1.         There is something about the majesty of Jesus that is essential to the endurance and the enthusiasm of his people.


a.         Luke 9:28-36


b.         2 Peter 1:16-21


2.         We who believe in the majesty of Jesus are not following a made-up story, so its meaning in our lives must be more than merely make-believe.




1.         No Myth.  The evidence is that the power and coming of our Lord Jesus Christ made known in the New Testament is real.


a.         Multiple witnesses.  More than one personality participated in the same event.

i.          Peter changes from “I” in verse 15 to “we” in verse 16, then uses the emphatic “we ourselves” in verse 18.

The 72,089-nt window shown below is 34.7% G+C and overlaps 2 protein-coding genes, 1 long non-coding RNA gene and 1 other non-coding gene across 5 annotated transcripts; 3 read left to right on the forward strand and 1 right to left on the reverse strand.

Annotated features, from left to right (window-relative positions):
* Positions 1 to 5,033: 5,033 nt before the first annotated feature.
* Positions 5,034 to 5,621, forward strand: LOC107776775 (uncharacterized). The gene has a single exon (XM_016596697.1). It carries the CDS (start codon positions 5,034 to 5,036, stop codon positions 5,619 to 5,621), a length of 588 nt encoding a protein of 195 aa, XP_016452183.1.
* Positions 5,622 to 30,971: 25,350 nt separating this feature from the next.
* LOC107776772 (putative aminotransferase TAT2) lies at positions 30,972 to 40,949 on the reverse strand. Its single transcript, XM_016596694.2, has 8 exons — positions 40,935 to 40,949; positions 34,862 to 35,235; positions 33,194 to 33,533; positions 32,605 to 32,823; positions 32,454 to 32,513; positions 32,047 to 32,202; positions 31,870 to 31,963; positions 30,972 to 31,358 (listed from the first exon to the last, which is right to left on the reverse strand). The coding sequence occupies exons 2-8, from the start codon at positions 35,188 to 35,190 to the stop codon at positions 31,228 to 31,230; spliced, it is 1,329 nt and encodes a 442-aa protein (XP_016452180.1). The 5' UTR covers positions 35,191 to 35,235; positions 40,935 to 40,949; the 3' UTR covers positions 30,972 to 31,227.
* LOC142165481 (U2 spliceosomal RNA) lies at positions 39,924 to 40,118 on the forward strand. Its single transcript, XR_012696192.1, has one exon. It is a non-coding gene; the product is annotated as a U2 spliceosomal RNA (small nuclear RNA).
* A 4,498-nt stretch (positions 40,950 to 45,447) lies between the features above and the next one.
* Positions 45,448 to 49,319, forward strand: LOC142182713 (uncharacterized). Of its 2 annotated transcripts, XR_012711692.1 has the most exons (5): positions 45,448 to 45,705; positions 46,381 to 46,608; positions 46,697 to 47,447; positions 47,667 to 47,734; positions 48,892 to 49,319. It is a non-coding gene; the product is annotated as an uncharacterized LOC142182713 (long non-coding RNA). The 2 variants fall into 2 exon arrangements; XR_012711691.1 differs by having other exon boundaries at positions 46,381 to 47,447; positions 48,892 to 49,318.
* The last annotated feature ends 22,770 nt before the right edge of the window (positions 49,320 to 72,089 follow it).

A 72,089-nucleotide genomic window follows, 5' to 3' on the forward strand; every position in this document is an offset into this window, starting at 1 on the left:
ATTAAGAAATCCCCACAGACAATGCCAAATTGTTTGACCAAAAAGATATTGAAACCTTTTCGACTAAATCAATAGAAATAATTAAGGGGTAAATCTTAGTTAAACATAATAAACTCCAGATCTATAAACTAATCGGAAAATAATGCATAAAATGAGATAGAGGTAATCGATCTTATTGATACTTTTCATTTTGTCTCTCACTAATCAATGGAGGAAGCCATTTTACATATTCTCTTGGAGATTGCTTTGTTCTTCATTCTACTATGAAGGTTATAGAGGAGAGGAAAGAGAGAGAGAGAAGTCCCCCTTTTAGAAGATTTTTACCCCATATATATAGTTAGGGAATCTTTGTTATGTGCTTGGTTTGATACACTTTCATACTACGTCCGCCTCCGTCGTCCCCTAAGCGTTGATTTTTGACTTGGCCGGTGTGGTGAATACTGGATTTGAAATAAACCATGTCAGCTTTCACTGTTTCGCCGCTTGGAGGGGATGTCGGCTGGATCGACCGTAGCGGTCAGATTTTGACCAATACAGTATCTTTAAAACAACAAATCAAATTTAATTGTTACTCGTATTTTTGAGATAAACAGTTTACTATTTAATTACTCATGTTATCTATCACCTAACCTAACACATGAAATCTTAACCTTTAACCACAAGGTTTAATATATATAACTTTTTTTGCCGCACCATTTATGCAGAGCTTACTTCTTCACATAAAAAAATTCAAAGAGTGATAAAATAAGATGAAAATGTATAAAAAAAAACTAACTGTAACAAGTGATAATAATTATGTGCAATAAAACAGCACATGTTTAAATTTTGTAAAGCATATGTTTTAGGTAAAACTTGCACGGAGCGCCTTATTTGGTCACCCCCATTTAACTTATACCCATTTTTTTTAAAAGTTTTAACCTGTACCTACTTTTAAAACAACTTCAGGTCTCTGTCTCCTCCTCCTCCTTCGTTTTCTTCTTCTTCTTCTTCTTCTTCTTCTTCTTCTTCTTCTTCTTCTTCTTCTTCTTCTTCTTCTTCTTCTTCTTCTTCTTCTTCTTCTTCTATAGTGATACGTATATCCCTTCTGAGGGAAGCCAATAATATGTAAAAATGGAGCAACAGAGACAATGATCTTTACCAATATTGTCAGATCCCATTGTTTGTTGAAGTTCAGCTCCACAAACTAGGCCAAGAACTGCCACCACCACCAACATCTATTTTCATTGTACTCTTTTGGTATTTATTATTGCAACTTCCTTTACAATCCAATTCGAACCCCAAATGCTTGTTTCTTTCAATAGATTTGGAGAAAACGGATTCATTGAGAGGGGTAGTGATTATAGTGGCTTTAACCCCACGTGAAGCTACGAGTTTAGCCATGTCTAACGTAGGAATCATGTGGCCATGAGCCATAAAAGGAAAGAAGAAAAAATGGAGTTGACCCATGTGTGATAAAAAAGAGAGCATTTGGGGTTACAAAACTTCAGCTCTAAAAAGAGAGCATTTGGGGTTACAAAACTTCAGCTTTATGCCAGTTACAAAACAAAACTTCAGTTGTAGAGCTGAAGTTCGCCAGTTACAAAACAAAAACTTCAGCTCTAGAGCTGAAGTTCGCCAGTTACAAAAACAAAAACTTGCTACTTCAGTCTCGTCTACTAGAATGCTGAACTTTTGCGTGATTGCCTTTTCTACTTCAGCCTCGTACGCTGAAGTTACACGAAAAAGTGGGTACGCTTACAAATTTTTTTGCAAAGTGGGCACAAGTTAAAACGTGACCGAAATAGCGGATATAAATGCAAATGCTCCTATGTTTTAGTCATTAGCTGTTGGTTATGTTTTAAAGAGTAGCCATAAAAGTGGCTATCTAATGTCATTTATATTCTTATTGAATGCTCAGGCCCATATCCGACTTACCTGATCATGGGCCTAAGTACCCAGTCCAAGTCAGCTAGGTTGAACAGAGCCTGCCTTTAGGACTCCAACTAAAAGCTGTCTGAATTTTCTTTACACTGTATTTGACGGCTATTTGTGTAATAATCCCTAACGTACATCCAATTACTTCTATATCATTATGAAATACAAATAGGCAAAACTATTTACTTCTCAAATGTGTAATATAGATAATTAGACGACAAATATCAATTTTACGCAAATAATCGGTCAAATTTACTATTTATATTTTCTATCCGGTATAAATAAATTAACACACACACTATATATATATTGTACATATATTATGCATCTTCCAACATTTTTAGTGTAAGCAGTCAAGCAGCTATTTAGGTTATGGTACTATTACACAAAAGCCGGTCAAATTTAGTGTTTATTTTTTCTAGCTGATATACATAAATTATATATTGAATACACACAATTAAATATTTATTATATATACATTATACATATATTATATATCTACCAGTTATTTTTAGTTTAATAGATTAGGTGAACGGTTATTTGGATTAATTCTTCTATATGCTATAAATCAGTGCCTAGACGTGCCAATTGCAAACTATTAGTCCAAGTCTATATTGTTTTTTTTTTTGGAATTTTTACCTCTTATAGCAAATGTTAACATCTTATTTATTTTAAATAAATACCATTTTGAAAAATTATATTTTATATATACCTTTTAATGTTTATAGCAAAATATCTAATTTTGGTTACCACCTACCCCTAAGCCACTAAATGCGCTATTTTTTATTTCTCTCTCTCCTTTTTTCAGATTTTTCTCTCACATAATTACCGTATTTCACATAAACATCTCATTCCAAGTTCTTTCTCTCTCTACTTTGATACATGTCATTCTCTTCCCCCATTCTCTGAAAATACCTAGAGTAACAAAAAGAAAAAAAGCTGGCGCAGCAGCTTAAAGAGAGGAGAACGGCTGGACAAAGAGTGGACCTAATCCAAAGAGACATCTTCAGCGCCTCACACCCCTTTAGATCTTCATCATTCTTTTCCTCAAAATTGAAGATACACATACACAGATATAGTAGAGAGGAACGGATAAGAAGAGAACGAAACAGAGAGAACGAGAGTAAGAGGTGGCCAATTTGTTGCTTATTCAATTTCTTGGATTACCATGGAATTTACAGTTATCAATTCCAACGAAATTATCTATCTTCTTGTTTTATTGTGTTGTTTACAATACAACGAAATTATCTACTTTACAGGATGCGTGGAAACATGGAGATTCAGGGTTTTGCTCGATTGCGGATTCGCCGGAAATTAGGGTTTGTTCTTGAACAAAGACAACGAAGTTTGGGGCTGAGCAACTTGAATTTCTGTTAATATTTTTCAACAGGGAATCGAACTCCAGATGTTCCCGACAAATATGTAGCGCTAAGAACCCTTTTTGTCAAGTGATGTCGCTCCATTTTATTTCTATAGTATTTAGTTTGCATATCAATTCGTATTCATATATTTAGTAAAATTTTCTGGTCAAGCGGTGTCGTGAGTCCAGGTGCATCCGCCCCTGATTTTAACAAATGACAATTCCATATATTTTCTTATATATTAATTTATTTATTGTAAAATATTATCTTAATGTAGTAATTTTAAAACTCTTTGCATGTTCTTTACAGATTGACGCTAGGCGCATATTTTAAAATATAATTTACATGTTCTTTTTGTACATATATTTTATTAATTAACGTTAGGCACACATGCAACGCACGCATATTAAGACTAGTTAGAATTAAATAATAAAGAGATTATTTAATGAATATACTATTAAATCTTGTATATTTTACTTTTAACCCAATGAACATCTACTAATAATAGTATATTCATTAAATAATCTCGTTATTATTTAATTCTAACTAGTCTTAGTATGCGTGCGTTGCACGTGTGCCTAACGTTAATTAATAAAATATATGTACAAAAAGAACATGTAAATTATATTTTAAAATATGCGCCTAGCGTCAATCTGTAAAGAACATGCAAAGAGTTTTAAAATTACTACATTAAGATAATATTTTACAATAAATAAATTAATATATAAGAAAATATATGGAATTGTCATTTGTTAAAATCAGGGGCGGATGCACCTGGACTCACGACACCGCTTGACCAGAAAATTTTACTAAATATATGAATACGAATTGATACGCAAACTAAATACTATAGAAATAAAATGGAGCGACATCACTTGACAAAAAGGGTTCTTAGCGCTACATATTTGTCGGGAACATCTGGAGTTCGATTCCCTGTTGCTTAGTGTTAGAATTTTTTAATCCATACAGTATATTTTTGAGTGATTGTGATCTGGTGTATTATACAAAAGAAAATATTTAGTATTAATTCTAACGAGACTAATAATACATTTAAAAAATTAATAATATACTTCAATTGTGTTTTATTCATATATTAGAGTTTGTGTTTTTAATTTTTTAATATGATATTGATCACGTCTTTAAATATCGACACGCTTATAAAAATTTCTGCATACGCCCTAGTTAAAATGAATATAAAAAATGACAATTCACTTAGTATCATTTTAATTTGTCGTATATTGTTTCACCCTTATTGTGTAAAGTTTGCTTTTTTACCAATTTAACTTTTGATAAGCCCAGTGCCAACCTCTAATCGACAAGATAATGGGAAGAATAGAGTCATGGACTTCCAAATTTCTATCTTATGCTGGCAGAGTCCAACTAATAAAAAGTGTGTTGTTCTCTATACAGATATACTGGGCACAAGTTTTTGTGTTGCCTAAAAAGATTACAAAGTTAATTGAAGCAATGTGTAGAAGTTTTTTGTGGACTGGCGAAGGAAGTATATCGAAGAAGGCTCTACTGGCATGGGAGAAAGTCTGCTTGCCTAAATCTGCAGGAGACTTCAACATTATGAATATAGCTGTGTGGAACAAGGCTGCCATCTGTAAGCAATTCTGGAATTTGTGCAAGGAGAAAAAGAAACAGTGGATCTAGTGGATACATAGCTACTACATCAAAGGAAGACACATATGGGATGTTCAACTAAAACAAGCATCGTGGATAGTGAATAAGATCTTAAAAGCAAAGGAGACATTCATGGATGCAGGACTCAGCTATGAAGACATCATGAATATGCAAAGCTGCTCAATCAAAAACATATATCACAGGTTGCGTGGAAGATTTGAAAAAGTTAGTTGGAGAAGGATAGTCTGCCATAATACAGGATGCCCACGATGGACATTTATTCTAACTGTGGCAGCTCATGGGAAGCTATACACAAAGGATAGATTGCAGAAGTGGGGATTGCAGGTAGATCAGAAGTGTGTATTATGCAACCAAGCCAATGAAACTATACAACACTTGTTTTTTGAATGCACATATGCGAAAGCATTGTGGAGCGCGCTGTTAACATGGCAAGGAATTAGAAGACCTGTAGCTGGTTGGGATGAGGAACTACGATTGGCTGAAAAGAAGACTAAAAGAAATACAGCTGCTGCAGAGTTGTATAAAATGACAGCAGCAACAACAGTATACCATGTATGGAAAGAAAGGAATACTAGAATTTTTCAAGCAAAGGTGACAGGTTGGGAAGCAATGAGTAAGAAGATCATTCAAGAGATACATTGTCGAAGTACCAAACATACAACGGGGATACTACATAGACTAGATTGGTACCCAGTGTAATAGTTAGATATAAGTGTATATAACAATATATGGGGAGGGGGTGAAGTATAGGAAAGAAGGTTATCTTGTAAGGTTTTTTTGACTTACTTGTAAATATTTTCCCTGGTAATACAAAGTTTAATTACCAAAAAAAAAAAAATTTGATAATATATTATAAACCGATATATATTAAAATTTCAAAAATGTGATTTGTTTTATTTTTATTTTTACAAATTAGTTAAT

ii.         Jesus took Peter, John and James with him when he went up on the mountain to pray.

iii.        They were all witnesses to his glory on this awesome occasion (cf. Jn. 1:14), as the three of them also were when he raised Jairus’ daughter and when he prayed in Gethsemane.


b.         Objective circumstances.  What is said to have happened is set in a time and place.

i.          Luke says is was “about eight days after these sayings” (9:28).

ii.         They “went up on the mountain.”  Matthew and Mark say Jesus “led them up a high mountain.”  Mt. Tabor and Mt. Hermon are possibilities.

iii.        Peter says, “We were with him on the holy mountain” (v. 18).  It was holy because of the use God made of it in giving glory and honor to his Son.


c.         Visible action.  These men witnessed his majesty with their own eyes when he received honor and glory from God the Father.